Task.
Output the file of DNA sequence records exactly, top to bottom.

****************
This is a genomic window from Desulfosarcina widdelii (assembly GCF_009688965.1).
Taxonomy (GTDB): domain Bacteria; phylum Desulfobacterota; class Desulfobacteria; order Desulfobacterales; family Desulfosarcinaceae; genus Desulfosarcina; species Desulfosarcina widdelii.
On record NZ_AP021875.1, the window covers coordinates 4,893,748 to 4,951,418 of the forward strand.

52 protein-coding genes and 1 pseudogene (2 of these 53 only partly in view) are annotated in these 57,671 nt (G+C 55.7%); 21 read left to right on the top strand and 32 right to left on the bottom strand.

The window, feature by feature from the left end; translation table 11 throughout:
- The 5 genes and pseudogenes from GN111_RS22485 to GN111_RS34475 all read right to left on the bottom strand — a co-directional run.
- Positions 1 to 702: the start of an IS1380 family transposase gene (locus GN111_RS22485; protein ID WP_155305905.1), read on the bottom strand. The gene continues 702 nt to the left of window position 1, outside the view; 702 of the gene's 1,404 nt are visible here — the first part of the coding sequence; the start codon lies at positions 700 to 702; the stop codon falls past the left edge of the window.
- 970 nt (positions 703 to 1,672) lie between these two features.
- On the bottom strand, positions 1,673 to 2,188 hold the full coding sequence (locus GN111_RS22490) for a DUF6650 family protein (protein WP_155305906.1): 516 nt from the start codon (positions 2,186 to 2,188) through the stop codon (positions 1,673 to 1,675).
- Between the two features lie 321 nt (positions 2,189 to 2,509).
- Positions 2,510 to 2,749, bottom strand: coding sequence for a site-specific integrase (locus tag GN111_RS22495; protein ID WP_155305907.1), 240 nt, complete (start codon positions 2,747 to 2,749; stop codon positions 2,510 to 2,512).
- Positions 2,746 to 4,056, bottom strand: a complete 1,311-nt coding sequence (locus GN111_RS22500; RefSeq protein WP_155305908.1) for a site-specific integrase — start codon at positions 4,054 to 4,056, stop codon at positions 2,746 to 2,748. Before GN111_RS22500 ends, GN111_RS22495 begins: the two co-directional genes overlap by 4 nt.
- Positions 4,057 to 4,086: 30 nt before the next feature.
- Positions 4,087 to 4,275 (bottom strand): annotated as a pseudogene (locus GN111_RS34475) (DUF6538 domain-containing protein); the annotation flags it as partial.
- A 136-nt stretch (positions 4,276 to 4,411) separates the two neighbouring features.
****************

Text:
This is a genomic window from Desulfosarcina widdelii (assembly GCF_009688965.1).
Taxonomy (GTDB): domain Bacteria; phylum Desulfobacterota; class Desulfobacteria; order Desulfobacterales; family Desulfosarcinaceae; genus Desulfosarcina; species Desulfosarcina widdelii.
On record NZ_AP021875.1, the window covers coordinates 4,893,748 to 4,951,418 of the forward strand.

52 protein-coding genes and 1 pseudogene (2 of these 53 only partly in view) are annotated in these 57,671 nt (G+C 55.7%); 21 read left to right on the top strand and 32 right to left on the bottom strand.

The window, feature by feature from the left end; translation table 11 throughout:
- The 5 genes and pseudogenes from GN111_RS22485 to GN111_RS34475 all read right to left on the bottom strand — a co-directional run.
- Positions 1 to 702: the start of an IS1380 family transposase gene (locus GN111_RS22485; protein ID WP_155305905.1), read on the bottom strand. The gene continues 702 nt to the left of window position 1, outside the view; 702 of the gene's 1,404 nt are visible here — the first part of the coding sequence; the start codon lies at positions 700 to 702; the stop codon falls past the left edge of the window.
- 970 nt (positions 703 to 1,672) lie between these two features.
- On the bottom strand, positions 1,673 to 2,188 hold the full coding sequence (locus GN111_RS22490) for a DUF6650 family protein (protein WP_155305906.1): 516 nt from the start codon (positions 2,186 to 2,188) through the stop codon (positions 1,673 to 1,675).
- Between the two features lie 321 nt (positions 2,189 to 2,509).
- Positions 2,510 to 2,749, bottom strand: coding sequence for a site-specific integrase (locus tag GN111_RS22495; protein ID WP_155305907.1), 240 nt, complete (start codon positions 2,747 to 2,749; stop codon positions 2,510 to 2,512).
- Positions 2,746 to 4,056, bottom strand: a complete 1,311-nt coding sequence (locus GN111_RS22500; RefSeq protein WP_155305908.1) for a site-specific integrase — start codon at positions 4,054 to 4,056, stop codon at positions 2,746 to 2,748. Before GN111_RS22500 ends, GN111_RS22495 begins: the two co-directional genes overlap by 4 nt.
- Positions 4,057 to 4,086: 30 nt before the next feature.
- Positions 4,087 to 4,275 (bottom strand): annotated as a pseudogene (locus GN111_RS34475) (DUF6538 domain-containing protein); the annotation flags it as partial.
- A 136-nt stretch (positions 4,276 to 4,411) separates the two neighbouring features.